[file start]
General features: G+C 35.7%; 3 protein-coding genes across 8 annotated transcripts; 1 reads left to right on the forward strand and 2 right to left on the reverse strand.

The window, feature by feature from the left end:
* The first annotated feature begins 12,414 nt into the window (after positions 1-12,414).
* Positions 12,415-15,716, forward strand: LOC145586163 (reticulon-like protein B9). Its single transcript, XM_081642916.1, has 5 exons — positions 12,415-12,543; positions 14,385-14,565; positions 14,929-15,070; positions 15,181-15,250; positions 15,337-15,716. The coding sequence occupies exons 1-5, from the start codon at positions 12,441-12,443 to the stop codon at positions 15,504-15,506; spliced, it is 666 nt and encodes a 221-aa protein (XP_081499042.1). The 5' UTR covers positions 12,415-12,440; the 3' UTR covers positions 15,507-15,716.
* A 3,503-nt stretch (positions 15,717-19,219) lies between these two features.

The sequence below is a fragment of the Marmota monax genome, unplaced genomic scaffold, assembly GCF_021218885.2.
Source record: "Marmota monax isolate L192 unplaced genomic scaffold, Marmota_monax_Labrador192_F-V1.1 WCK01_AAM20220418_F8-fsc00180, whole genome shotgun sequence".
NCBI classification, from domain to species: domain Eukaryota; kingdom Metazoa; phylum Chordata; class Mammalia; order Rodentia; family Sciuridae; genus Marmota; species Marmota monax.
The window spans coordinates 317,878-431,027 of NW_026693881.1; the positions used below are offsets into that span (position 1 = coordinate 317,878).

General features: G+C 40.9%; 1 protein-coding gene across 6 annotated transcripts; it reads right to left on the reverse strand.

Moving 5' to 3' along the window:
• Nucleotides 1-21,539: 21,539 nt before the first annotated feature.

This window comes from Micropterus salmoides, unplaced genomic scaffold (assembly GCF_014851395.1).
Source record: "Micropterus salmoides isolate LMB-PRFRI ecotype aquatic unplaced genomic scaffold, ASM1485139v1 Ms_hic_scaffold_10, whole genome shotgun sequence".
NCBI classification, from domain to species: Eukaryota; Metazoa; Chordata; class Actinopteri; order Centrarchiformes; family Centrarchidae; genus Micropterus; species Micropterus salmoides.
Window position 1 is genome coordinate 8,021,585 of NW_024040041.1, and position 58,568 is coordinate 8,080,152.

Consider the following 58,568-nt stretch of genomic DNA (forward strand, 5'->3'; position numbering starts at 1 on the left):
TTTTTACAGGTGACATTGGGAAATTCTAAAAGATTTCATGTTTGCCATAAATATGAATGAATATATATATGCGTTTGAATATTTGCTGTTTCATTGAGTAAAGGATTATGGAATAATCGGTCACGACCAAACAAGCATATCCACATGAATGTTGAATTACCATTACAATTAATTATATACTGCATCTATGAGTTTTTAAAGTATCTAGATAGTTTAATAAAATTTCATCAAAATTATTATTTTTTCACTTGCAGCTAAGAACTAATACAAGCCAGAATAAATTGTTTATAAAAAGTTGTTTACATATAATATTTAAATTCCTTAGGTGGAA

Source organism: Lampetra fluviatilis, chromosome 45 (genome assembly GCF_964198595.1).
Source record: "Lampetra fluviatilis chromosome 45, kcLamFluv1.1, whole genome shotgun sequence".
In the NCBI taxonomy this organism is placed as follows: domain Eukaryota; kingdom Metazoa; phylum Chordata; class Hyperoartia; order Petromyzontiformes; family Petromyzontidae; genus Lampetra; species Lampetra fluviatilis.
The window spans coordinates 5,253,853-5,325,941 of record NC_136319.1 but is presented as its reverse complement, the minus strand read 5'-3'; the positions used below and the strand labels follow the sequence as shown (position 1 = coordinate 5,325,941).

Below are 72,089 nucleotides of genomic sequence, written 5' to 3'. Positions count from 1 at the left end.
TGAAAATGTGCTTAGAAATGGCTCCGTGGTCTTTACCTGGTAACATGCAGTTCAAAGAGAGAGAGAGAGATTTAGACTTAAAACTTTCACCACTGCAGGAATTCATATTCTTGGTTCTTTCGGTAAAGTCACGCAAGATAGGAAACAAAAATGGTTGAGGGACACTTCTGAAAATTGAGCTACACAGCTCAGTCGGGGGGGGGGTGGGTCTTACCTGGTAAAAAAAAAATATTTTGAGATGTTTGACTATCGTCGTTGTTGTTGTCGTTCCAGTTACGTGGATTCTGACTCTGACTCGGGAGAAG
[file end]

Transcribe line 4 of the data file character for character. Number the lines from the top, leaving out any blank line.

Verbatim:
* Positions 12,415-15,716, forward strand: LOC145586163 (reticulon-like protein B9). Its single transcript, XM_081642916.1, has 5 exons — positions 12,415-12,543; positions 14,385-14,565; positions 14,929-15,070; positions 15,181-15,250; positions 15,337-15,716. The coding sequence occupies exons 1-5, from the start codon at positions 12,441-12,443 to the stop codon at positions 15,504-15,506; spliced, it is 666 nt and encodes a 221-aa protein (XP_081499042.1). The 5' UTR covers positions 12,415-12,440; the 3' UTR covers positions 15,507-15,716.